I'll admit this pile doesn't look that impressive in a photograph, but it represents 36 feet of wooden fencing that I ripped up. It is really 18, but there was fencing on both sides, so. . . . I did this with nothing more than a crowbar and crippled old man muscle. I'll spare you another version of "Big Balls in Cowtown," though.
Then it was all about the power tools. My friends never let me around power tools. But I had bought a circular saw thinking I was going to build my own deck. It had never been opened. It took me half an hour to figure out how to get the saw blade on. I still haven't figured out why I can't cut further than about four inches before the saw quits moving. I'll YouTube it before I go out to finish the job in a bit. It is sure to be something simple.
The battery died around 3:30. The saw's, not mine. I cleaned things up and made a rum and coca-cola and sat to contemplate the mess. There was a breeze from the west where the fence has always stood. I have never had that breeze before. The fence was there when I bought the house in 1996, but now I wonder why? I will not replace it. Indeed, I may tear more of it down.
While I was drinking my Cuba Libra, I turned toward the house and got a surprise. There, sitting quietly watching me was the little feral cat. She had survived the storm. I went inside and got her food. She was a happy and hungry kitty. When she finished eating, she enjoyed the new vista, too, sitting in the dirt beneath a plant looking back at my house. I think she approves.
After my drink, I took a shower and made another for the trip over to my ma's. It had been and was the most beautiful day, bright blue with a very few puffy cumulus clouds. Daytime temps in the 80s, mid sixties at night. It seems a cruel irony to have such beauty when so many now own homes that have been destroyed. My mother keeps saying how lucky we were, and it is true in the main. Many of her neighbors are still without power. Just a few miles away, thousands of homes are still underwater.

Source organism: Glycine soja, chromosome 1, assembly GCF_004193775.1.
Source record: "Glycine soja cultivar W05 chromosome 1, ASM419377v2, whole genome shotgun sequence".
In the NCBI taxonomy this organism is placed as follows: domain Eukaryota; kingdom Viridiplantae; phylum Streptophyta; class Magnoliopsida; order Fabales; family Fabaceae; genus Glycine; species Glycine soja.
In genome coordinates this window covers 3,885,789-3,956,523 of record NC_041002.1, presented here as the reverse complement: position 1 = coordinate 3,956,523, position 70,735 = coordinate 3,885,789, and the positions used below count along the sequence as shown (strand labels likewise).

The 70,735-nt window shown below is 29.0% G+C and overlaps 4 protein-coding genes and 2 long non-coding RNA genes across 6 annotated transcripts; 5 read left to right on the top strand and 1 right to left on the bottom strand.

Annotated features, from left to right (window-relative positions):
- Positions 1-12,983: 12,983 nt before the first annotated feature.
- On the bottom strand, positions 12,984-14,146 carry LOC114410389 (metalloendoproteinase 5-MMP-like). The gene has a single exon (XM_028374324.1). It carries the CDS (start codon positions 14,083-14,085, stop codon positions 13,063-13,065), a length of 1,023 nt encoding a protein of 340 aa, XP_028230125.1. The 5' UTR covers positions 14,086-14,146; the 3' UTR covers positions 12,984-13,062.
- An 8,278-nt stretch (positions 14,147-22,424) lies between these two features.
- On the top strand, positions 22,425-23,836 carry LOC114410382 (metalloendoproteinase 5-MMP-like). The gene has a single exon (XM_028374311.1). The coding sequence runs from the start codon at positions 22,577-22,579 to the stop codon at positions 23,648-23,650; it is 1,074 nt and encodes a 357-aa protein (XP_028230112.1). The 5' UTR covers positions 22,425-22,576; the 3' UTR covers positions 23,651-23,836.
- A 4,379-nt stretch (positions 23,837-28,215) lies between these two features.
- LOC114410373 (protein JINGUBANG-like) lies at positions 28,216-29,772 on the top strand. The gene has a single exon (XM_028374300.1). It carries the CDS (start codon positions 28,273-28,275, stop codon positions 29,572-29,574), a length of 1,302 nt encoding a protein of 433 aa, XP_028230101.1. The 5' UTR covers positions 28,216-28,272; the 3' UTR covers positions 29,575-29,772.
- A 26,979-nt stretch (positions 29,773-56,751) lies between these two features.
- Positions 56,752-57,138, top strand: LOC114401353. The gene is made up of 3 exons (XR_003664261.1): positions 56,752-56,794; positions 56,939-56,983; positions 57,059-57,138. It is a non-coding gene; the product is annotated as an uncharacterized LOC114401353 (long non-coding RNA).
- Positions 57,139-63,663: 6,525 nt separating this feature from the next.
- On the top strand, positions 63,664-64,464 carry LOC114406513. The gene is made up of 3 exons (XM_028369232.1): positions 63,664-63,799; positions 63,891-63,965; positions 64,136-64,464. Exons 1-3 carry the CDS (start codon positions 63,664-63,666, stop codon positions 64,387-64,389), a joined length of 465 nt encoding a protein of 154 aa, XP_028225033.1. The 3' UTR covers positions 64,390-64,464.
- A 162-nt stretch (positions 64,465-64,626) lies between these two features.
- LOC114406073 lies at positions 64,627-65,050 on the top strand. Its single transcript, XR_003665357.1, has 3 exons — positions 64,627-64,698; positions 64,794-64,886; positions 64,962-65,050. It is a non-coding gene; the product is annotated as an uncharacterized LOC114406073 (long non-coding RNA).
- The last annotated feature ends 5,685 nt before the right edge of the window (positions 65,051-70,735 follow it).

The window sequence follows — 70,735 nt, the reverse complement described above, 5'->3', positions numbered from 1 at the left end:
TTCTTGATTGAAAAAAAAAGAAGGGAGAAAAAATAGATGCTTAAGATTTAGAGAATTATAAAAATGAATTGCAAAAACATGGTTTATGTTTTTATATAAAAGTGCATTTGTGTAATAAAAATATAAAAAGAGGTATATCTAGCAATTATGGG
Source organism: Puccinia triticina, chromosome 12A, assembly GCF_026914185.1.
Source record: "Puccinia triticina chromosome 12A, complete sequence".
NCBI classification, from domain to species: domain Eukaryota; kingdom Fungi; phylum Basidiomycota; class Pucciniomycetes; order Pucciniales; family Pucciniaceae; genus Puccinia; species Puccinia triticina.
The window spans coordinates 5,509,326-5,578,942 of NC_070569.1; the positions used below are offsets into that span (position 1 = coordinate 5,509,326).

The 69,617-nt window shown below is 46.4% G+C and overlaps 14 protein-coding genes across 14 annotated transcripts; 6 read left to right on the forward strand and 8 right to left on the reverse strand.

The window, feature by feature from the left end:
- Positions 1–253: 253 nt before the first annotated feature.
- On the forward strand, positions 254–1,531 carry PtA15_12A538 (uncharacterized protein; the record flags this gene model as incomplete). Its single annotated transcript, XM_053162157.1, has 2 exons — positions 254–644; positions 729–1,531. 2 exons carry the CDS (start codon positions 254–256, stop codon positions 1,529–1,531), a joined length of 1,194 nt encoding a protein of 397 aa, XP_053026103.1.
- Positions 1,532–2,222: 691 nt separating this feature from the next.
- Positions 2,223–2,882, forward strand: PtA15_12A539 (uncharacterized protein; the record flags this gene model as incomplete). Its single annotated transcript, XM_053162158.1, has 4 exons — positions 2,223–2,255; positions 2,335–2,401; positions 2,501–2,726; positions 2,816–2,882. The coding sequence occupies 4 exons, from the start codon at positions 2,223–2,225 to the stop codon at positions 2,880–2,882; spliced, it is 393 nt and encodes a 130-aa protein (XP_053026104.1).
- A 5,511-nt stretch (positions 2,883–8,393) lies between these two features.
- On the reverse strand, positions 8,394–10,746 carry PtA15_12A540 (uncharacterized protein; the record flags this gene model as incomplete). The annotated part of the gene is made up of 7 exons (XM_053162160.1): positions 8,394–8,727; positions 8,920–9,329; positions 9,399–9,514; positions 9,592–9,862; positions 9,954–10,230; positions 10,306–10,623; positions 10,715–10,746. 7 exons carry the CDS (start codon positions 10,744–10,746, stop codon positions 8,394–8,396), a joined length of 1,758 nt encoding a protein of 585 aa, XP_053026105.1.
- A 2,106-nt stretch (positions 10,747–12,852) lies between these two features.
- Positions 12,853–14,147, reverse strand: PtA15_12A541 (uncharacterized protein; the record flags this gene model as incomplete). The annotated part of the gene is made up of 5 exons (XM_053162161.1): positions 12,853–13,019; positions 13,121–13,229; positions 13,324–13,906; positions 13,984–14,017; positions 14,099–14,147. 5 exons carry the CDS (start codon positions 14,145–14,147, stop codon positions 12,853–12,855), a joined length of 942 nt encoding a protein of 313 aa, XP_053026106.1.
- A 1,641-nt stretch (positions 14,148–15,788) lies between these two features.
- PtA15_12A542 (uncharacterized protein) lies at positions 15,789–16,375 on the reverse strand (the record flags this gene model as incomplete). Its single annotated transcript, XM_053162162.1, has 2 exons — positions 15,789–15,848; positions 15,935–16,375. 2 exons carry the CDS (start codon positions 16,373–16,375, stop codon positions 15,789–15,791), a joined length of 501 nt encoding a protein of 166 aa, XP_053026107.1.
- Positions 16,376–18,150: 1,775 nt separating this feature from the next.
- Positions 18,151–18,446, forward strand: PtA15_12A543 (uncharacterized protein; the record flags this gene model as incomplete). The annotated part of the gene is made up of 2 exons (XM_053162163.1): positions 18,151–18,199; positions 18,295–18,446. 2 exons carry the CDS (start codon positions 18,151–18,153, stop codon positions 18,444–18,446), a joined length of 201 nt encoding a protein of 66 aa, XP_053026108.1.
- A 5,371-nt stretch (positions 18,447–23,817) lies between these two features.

After a manly day in the bright sun under blue skies, I wanted to grill a steak. I bought a big ribeye and some asparagus which, along with a sliced potato, I grilled on the high rack as I sizzled the meat. I made enough for two and had company eating on the deck as the neighbors strolled by, each kidding that they would join the party. Things were good, but there is still a strange weirdness to it all. We all shake our heads like survivors of an airplane crash, grateful but horrified.
Steak and asparagus and potatoes and beans and a bottle of wine. A quick cleanup and then the whiskey and later, of course, a palate cleanser of Ben and Jerry's Chocolate Fudge Ice Cream.
My fashion editor friend was in town during the hurricane having come here from the coast with her daughter to be safer. Her St. Pete home, however, got less weather than we did here. I had dropped her a rare line as the hurricane approached wishing her and her family well. We corresponded over the course of the storm. She was sweet and I had to keep myself in check in my responses. Now she has returned home and the line's gone dead as it should, I guess, but knowing she, too, shares sweet memories made me happy.
Yes, this has been a bittersweet storm.
The coffee is gone now and I must put on my leather gloves and get back to work with fingers and wrists that ache from manly toil. Every time I do something like this and then pick myself up on my shoulders and parade myself around, I realize that people do this every day, eight hours a day. . . and but for a twist of fate, that well could have been my career path, too, as it was for most with whom I grew up. Such labor will make you a very different fellow. It was labor like this after I graduated from high school that inspired me to sign up for classes at the local college.
"And that has made all the difference."
My biggest regret in life was that I wasn't "to the manor born." Selavy. I'll take what I can get.
For some reason, though, the last line of James Joyce's "Araby" come to me now. Perhaps it is my foolish romantic heart and my own silly vanity."Gazing up into the darkness I saw myself as a creature driven and derided by vanity; and my eyes burned with anguish and anger."
Yes, as the good Bible teaches us, vanity vanity. . . all is vanity and chasing after the wind. Or in this case, running from it.
"And my stomach kind of fell as I felt how hard the world would be for me thereafter."
That is the last line of John Updike's "A&P." That is the difference between Updike and Joyce. Either way, though, I feel myself the buffoon. Still, it has been one hell of a ride.